C. A. Beardsley was a member of a prominent Woodstock area family. The Beardsleys originated in New Brunswick with Rev. John Beardsley and his family who were United Empire Loyalists. Rev. Beardsley had been ousted from his church in Syracuse, N. Y., during the American Revolution and their property confiscated. His son John Davis Beardsley and wife Sarah Munday Dibblee were prominent in the Woodstock area. Their farm, just above Bull’s Creek, was the birthplace of a family of eleven children. The fifth child in this family, born in 1802, was Ralph Dibblee Beardsley. Ralph married Ellen Currie, daughter of the first settler in North Richmond, Carleton County. Ralph and Ellen lived 5 miles from Woodstock on the Houlton Road near Richmond Corner. Their home, called “Bleak House” because of its location, is now (1992) owned by Ron Currie. Ralph and Ellen raised a family of eleven children. Their youngest son, Alfred Beardsley, is the originator of this collection.
As the August 14, 1895, issue of the “Dispatch” newspaper said of Mrs. Ralph Beardsley on her 90th birthday, “Mrs. Beardsley’s family furnishes an illustration of the way in which Carleton County is helping to build up the neighboring Republic. She has at present three daughters and a number of grandchildren whose homes are in Maine, one daughter and grandchildren in Kansas City, Missouri, one daughter in California and grandchildren in Massachusetts, New York, Idaho and Spokane, Washington. Her four sons have all spent a number of years in the Western States and Territories.”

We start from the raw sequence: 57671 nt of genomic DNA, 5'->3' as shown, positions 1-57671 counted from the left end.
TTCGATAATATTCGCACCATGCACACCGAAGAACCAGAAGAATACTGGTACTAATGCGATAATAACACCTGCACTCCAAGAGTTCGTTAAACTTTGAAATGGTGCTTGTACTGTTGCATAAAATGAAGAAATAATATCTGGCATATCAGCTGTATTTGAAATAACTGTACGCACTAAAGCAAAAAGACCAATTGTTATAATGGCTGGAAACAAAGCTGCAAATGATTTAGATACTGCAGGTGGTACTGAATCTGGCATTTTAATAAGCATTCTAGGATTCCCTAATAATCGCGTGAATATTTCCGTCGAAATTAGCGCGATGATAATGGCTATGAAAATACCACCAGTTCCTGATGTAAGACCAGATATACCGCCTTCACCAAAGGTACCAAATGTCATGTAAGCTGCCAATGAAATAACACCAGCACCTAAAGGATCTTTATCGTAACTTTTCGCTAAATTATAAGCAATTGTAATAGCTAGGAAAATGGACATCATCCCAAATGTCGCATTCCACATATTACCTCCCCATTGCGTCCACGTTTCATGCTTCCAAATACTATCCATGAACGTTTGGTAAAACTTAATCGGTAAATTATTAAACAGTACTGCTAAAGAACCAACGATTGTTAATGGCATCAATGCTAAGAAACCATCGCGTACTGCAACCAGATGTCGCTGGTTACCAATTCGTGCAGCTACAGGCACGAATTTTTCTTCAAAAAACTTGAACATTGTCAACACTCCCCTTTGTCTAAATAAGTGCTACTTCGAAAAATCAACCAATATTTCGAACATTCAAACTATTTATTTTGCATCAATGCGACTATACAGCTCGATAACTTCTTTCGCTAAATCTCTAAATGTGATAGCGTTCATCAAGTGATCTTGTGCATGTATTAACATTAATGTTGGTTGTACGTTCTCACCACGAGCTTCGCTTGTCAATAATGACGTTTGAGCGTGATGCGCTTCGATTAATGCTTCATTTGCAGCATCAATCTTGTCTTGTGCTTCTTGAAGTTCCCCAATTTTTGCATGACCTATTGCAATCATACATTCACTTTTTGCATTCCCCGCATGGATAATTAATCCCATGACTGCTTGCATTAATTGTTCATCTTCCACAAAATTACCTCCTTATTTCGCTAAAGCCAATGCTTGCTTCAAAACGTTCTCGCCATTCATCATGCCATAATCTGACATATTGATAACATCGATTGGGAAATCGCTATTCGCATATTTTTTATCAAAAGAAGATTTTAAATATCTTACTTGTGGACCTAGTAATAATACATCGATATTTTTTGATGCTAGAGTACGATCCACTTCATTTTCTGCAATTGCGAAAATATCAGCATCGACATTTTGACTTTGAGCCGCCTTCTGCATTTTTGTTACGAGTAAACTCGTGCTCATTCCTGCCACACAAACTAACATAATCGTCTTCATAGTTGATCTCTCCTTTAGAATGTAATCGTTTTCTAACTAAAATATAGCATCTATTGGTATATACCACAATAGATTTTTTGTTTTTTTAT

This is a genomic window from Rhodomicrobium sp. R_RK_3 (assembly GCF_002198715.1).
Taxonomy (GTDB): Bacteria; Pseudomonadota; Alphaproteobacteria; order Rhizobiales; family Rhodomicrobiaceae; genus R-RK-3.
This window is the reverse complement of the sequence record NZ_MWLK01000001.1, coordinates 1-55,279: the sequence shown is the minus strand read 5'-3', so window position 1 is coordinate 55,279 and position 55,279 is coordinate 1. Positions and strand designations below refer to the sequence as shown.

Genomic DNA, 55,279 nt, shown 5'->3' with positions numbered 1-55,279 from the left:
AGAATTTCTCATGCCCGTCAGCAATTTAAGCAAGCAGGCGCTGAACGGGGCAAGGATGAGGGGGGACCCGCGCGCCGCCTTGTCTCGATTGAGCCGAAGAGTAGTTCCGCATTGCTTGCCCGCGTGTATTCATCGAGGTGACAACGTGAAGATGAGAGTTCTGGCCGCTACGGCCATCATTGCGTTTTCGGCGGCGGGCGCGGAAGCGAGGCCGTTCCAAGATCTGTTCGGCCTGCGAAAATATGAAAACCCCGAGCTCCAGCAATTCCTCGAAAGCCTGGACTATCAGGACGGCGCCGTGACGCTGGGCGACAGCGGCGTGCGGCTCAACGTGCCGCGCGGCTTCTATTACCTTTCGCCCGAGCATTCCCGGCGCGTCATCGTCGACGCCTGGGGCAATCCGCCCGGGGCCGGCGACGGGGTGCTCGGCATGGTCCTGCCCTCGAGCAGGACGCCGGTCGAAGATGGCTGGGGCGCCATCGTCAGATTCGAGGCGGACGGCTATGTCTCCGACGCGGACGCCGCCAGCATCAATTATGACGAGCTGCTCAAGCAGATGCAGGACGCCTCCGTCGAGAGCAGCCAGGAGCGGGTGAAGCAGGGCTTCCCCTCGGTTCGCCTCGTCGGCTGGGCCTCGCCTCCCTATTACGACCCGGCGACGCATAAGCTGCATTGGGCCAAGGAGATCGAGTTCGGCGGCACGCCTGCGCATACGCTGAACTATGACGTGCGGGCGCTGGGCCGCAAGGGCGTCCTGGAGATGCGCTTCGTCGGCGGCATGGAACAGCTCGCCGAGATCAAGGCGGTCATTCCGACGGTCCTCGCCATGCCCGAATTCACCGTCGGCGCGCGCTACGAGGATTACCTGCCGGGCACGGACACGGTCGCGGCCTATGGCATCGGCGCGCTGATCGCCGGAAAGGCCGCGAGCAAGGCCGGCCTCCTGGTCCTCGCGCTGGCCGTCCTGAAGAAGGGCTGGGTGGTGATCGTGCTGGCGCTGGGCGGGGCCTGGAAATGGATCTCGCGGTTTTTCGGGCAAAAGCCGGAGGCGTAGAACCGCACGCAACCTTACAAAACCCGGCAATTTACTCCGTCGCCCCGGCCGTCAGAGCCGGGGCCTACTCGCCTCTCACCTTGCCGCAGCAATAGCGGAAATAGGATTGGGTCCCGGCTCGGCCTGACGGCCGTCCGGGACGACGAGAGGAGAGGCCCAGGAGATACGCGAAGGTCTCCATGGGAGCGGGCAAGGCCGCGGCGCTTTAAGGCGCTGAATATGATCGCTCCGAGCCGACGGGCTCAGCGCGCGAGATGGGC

During the period of this collection (1913-1927) Alfred Beardsley was living in Glendale, California. Alfred’s family home in Richmond, “Bleak House,” was also sold to John B. Currie during this period. Alfred asks wistfully in one of his letters, “Is the Cedar Hedge at Bleak House still standing?” Alfred, born in 1845, writes colorfully of his earlier remembrances and of his later life in California in this collection.
CONTENT: This collection consists of personal letters and stories sent to friends and relatives by C. A. Beardsley. They contain genealogical information as well as discourse on historical events.